Artemesia (Artemesia Gentileschi)
Materials Sanblasted colored glass, cast glass, bronze, and wood
Collection Harvey and Cheryl Lapin
Artemisia Gentileschi was one of the most important painters of the Baroque period and the first woman ever to be admitted to the Florentine Academy of Design. She was trained as a youngster by her father, Orazio an important painter, whose work, along with that of Artemisia, has withstood the test of time. They were both vastly influenced by Caravaggio, the painter of light and shadow (chiaroscuro). It is important when understanding her intellectual life that in her later life she had an extensive exchange of letters with Galileo.
On the other hand, her personal life was marred by a nasty rape trial. She was molested as a young woman, by a painter, Agostino Tassi, whom her father had hired to further her painting studies. When Orazio brought charges, Artemisia was tortured in order to prove whether she was telling the truth. Just after the trial she entered into an arranged marriage with a rather weak man, a painter of very modest talent, Pierantonio Stiallesi. This was done at her father’s behest since it would be difficult for her to find a more suitable husband since she was “damaged goods” having been raped. They had one child Prudentia named after her mother.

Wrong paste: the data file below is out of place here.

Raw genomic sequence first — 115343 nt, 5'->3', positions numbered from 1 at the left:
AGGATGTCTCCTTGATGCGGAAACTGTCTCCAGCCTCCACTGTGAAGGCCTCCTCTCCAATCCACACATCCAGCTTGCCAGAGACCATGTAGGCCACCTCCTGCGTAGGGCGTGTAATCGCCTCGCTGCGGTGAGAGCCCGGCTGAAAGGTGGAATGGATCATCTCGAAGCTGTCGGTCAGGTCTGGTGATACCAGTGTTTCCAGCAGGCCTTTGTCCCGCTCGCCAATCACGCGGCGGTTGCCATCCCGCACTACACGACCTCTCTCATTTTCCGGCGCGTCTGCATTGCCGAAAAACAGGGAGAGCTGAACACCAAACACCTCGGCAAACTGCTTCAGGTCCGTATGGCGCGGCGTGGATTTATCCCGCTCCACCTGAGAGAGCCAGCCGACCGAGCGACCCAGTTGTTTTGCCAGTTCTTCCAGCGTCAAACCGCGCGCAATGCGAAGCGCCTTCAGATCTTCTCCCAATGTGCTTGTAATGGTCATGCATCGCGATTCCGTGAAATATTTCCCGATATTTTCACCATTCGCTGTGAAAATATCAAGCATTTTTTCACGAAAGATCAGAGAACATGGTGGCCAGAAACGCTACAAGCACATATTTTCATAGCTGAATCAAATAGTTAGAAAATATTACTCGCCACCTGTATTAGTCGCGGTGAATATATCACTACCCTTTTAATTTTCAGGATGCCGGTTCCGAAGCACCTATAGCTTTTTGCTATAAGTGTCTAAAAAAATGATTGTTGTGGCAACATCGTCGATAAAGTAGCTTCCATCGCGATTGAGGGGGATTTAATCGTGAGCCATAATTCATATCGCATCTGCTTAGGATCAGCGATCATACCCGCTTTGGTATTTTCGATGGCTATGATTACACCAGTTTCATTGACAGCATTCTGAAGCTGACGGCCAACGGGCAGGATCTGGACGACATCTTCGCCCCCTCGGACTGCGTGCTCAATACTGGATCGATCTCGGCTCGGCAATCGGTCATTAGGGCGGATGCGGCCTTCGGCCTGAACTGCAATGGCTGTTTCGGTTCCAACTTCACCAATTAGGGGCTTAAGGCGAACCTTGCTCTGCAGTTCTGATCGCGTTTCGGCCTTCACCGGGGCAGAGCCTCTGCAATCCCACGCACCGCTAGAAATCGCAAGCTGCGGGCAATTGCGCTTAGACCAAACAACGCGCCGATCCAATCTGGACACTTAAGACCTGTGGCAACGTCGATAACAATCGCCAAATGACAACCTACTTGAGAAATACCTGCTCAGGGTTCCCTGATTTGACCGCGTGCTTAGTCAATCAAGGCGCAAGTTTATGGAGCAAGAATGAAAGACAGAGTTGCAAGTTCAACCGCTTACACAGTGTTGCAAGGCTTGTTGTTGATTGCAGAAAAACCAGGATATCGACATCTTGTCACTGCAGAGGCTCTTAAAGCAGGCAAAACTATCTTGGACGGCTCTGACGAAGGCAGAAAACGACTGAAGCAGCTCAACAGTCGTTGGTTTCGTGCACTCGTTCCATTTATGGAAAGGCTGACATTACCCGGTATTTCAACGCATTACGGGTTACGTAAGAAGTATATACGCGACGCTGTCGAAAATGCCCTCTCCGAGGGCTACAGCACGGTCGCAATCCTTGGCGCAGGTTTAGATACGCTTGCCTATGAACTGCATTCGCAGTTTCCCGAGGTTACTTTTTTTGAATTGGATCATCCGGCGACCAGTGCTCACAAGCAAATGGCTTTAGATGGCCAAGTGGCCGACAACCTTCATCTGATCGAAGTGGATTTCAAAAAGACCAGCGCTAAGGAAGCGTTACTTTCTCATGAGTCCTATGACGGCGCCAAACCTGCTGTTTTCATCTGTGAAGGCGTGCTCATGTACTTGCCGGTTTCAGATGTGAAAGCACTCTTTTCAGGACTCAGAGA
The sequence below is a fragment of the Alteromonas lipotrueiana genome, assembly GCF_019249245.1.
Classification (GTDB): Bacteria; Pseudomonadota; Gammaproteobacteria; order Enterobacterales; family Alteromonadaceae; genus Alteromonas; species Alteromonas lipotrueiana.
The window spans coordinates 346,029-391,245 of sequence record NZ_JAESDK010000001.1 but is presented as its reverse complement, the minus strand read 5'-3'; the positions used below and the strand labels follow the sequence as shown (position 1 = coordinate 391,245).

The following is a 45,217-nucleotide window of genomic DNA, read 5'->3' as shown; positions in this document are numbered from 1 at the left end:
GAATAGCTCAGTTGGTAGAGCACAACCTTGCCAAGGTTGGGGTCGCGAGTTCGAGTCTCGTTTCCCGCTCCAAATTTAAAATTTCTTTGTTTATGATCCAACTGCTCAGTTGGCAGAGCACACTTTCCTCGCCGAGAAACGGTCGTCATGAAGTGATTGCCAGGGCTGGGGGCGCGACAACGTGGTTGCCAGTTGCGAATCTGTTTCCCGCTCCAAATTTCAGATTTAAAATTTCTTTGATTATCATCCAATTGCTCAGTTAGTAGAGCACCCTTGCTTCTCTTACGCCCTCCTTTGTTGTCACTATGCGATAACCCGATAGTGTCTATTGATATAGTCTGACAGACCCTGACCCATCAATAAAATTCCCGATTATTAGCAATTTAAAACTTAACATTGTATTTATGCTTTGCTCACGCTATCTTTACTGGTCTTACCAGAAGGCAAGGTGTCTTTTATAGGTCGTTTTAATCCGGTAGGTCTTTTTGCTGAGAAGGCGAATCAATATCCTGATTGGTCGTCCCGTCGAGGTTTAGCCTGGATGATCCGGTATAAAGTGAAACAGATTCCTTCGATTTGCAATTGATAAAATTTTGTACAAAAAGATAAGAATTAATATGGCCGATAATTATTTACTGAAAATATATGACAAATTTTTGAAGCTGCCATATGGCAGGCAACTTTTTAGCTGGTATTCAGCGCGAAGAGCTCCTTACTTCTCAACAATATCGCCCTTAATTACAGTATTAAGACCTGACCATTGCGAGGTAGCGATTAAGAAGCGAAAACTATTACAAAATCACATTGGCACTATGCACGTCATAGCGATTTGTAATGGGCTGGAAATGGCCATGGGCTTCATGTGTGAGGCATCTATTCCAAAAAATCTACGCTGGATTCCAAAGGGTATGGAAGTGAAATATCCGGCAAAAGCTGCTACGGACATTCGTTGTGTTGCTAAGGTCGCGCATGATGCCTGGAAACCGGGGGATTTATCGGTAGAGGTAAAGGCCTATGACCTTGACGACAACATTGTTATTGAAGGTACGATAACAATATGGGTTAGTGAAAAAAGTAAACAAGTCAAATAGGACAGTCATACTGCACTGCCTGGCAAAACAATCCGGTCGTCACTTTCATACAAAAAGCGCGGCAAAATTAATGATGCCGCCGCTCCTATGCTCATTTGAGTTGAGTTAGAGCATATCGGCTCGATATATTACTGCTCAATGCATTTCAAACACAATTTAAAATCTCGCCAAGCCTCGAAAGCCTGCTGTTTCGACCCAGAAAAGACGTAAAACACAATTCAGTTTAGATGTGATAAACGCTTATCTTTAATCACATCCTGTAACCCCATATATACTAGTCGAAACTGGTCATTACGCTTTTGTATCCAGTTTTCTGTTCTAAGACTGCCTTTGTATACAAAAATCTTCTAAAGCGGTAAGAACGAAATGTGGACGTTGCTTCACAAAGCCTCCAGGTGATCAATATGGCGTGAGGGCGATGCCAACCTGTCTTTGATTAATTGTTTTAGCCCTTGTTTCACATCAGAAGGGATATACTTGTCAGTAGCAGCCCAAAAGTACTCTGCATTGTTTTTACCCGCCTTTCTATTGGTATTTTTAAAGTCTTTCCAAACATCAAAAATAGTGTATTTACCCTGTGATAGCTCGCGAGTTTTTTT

Two paintings that are most recognizable in the oeuvre of Artemisia are “Judith Slaying Holofernes” in the collection of the Uffizi in Florence and the British Royal Collection’s “Self Portrait as the Allegory of Painting which is the basis of this sculpture. A third painting emblematic of her style “Judith and her Handmaiden” is in the collection of the Detroit Institute of Art.
My sculpture not only tells the story of this remarkable artist, but it bridges the gap from the historical to the contemporary periods in art. It further reflects the continuing disparity between the attention given to men and women in the art world.
The four heads on the painter’s palette are Artemisia, Orazio, Caravaggio, and Galileo.